Don’t Blame Big Business
Think closing corporate tax loopholes is the answer to our fiscal woes? Think again.
Keith Staats, JD
Executive Director, Illinois Chamber Tax Institute
As I write this column, the state budget stalemate continues with no resolution in sight. It's really no surprise, though, since the only budget sent to the governor was out of balance by some $4B to $5B.
While the Governor approved certain education funding, the remainder of the budget was vetoed, and about 90 percent of state spending is occurring without a budget in place. The reason is a combination of continuing appropriations mandated by statute, and court ordered spending resulting from litigation.
The fact is there’s a mismatch between current state revenues and current expenditures. This mismatch is in large part caused by the rollback of the temporary income tax increase (January 1, 2015) and the fact that today’s spending is occurring at last year’s levels without considering tax rate decreases. This also accounts for the out-of-balance budget sent to the Governor, where spending cuts to meet anticipated revenues were not included.
Policy discussions about appropriate amounts of state spending are for another day and venue, but we can certainly look at the ledger numbers— and, more specifically, the tax numbers relating to statutorily mandated deductions, credits and exemptions.
We often hear calls to solve the state’s fiscal crisis by closing the tax “loopholes” businesses “exploit.” Of course, the definition of what constitutes a loophole depends on your point of view, but generally speaking, it refers to a tax deduction, exemption or credit granted to someone other than you.
Many people believe the state’s coffers would be flush with cash if the laws were changed to eliminate these so-called loopholes. But the fallacy here is evident when you review the numbers.
Every year the Illinois Comptroller issues the Tax Expenditure Report listing each tax deduction, exemption and credit, and the amount of taxes the state forgoes collecting as a result of the laws granting these exceptions from taxation. Exactly who benefits from the overwhelming majority of these loopholes, however, may surprise you.
The most recent Report pegs the total value of all tax deductions, credits and incentives granted to taxpayers (individuals, corporations, partnerships and trusts) in FY2014 at $9.2B. So, if the FY2016 budget is only out of whack by $4B or $5B, eliminating this deficit should be simple, right?
Wrong. When we dig into the numbers, the politically inconvenient fact is that the large dollar deductions, exemptions and credits are all granted to individuals—not businesses. The largest of the exemptions is the income tax deduction granted to individuals for federally taxed retirement and Social Security income, worth about $2.3B. Next is the state sales tax exemption for food, drugs and medical appliances at $1.7B. Then we have the standard income tax deduction worth $1.1B. Coming in fourth we have the property tax credit against individual income taxes at $552M. In total, these four tax loopholes account for $5.6B in tax breaks—and they’re all granted to individuals.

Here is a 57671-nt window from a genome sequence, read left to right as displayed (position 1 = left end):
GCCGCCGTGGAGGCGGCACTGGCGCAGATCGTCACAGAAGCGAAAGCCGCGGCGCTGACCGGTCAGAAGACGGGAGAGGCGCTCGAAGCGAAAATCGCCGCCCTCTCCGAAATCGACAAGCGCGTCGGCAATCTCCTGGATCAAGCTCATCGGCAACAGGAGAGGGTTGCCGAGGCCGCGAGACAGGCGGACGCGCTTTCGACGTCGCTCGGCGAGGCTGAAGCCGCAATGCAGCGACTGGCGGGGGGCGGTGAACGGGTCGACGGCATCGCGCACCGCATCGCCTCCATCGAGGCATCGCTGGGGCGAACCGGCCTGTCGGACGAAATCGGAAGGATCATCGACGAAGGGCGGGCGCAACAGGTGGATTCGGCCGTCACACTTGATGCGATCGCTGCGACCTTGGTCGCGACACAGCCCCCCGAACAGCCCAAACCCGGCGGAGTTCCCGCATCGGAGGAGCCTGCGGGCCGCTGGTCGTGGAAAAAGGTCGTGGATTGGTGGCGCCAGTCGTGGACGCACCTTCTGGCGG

As for businesses, the largest is a $277M sales tax exemption for sales to exempt organizations (charities, schools and governmental bodies). The next largest is the sales tax exemption for farm chemicals used in production agriculture at $255M. Next is a $168M sales tax exemption for manufacturing machinery and equipment, and then we have a sales tax collections discount for retailers at $131M.
The Comptroller’s Tax Expenditure Report fully notes that 67 percent—or $6.127B—of the state’s tax deductions, credits and exemptions are granted to individuals, while businesses see maybe 20 percent of the total.
When the numbers are decoded, the simple solution of fixing the budget deficiency by eliminating perceived business loopholes is neither simple, nor a solution. The additional revenues wouldn’t come close to closing the state’s budget deficit. And, in fact, to close the gap by eliminating deductions, credits and exemptions you’d have to make significant cuts to those items granted to individuals. Whatever your stance is on that, one has to admit that it would be a very difficult thing politically for the members of the Illinois General Assembly to essentially increase taxes on individuals.
About Keith Staats:
Keith Staats is the Illinois Chamber Tax Institute's executive director at the Illinois Chamber of Commerce, and has been involved in tax planning, consulting and dispute resolution in all areas of state and local tax. He has served as General Counsel of the Illinois Department of Revenue (IDOR), was involved in the development of Illinois tax policy, reviewed and evaluated all tax-related legislation proposed by the Illinois General Assembly, contributed to the drafting of all tax legislation proposed by the Governor and was a member of the IDOR Informal Conference Board. He has represented taxpayers before both the Informal Conference Board and the Board of Appeals. Keith is a professional affiliate member of the Illinois CPA Society, and is a member of the Illinois State Bar Association and the Chicago Bar Association.